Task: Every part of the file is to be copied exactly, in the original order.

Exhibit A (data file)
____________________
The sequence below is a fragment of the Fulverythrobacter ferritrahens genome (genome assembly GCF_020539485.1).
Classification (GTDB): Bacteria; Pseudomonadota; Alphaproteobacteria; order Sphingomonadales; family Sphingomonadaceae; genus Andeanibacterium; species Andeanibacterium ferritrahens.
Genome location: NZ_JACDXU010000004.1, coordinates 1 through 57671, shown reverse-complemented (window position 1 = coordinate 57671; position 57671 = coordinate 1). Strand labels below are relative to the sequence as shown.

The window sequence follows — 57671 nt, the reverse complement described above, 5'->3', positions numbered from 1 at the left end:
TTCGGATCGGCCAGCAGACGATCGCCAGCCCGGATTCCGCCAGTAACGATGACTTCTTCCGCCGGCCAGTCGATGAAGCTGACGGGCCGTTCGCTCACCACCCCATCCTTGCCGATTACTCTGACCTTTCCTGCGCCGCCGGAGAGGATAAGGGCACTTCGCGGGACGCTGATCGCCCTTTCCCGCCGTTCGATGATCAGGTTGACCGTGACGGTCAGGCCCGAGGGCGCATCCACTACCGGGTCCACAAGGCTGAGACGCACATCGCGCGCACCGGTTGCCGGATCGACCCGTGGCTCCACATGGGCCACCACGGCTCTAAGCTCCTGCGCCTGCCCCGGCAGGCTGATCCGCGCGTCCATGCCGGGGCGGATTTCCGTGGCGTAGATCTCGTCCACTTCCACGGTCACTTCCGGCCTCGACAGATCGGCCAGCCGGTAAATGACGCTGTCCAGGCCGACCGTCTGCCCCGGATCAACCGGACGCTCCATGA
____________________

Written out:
The sequence below is a fragment of the Fulverythrobacter ferritrahens genome (genome assembly GCF_020539485.1).
Classification (GTDB): Bacteria; Pseudomonadota; Alphaproteobacteria; order Sphingomonadales; family Sphingomonadaceae; genus Andeanibacterium; species Andeanibacterium ferritrahens.
Genome location: NZ_JACDXU010000004.1, coordinates 1 through 57671, shown reverse-complemented (window position 1 = coordinate 57671; position 57671 = coordinate 1). Strand labels below are relative to the sequence as shown.

The window sequence follows — 57671 nt, the reverse complement described above, 5'->3', positions numbered from 1 at the left end:
TTCGGATCGGCCAGCAGACGATCGCCAGCCCGGATTCCGCCAGTAACGATGACTTCTTCCGCCGGCCAGTCGATGAAGCTGACGGGCCGTTCGCTCACCACCCCATCCTTGCCGATTACTCTGACCTTTCCTGCGCCGCCGGAGAGGATAAGGGCACTTCGCGGGACGCTGATCGCCCTTTCCCGCCGTTCGATGATCAGGTTGACCGTGACGGTCAGGCCCGAGGGCGCATCCACTACCGGGTCCACAAGGCTGAGACGCACATCGCGCGCACCGGTTGCCGGATCGACCCGTGGCTCCACATGGGCCACCACGGCTCTAAGCTCCTGCGCCTGCCCCGGCAGGCTGATCCGCGCGTCCATGCCGGGGCGGATTTCCGTGGCGTAGATCTCGTCCACTTCCACGGTCACTTCCGGCCTCGACAGATCGGCCAGCCGGTAAATGACGCTGTCCAGGCCGACCGTCTGCCCCGGATCAACCGGACGCTCCATGA